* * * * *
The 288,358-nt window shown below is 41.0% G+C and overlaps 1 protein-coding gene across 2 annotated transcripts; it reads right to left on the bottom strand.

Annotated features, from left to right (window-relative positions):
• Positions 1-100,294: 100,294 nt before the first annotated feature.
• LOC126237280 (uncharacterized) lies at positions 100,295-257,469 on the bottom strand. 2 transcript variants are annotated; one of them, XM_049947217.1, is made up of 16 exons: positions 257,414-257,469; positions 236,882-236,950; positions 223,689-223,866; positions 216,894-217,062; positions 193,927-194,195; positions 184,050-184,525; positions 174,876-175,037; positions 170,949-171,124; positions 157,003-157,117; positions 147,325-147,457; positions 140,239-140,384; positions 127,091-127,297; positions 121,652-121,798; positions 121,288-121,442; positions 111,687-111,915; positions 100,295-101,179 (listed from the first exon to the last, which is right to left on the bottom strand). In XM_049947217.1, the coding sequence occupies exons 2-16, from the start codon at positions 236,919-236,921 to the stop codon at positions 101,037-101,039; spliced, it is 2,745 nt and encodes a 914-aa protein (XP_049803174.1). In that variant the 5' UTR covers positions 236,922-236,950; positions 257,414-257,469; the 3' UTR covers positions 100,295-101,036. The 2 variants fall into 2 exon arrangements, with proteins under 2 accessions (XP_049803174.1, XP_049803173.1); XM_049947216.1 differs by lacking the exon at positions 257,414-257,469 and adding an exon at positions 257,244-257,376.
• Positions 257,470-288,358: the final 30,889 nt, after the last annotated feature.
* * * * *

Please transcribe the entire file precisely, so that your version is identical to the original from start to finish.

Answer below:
The 288,358-nt window shown below is 41.0% G+C and overlaps 1 protein-coding gene across 2 annotated transcripts; it reads right to left on the bottom strand.

Annotated features, from left to right (window-relative positions):
• Positions 1-100,294: 100,294 nt before the first annotated feature.
• LOC126237280 (uncharacterized) lies at positions 100,295-257,469 on the bottom strand. 2 transcript variants are annotated; one of them, XM_049947217.1, is made up of 16 exons: positions 257,414-257,469; positions 236,882-236,950; positions 223,689-223,866; positions 216,894-217,062; positions 193,927-194,195; positions 184,050-184,525; positions 174,876-175,037; positions 170,949-171,124; positions 157,003-157,117; positions 147,325-147,457; positions 140,239-140,384; positions 127,091-127,297; positions 121,652-121,798; positions 121,288-121,442; positions 111,687-111,915; positions 100,295-101,179 (listed from the first exon to the last, which is right to left on the bottom strand). In XM_049947217.1, the coding sequence occupies exons 2-16, from the start codon at positions 236,919-236,921 to the stop codon at positions 101,037-101,039; spliced, it is 2,745 nt and encodes a 914-aa protein (XP_049803174.1). In that variant the 5' UTR covers positions 236,922-236,950; positions 257,414-257,469; the 3' UTR covers positions 100,295-101,036. The 2 variants fall into 2 exon arrangements, with proteins under 2 accessions (XP_049803174.1, XP_049803173.1); XM_049947216.1 differs by lacking the exon at positions 257,414-257,469 and adding an exon at positions 257,244-257,376.
• Positions 257,470-288,358: the final 30,889 nt, after the last annotated feature.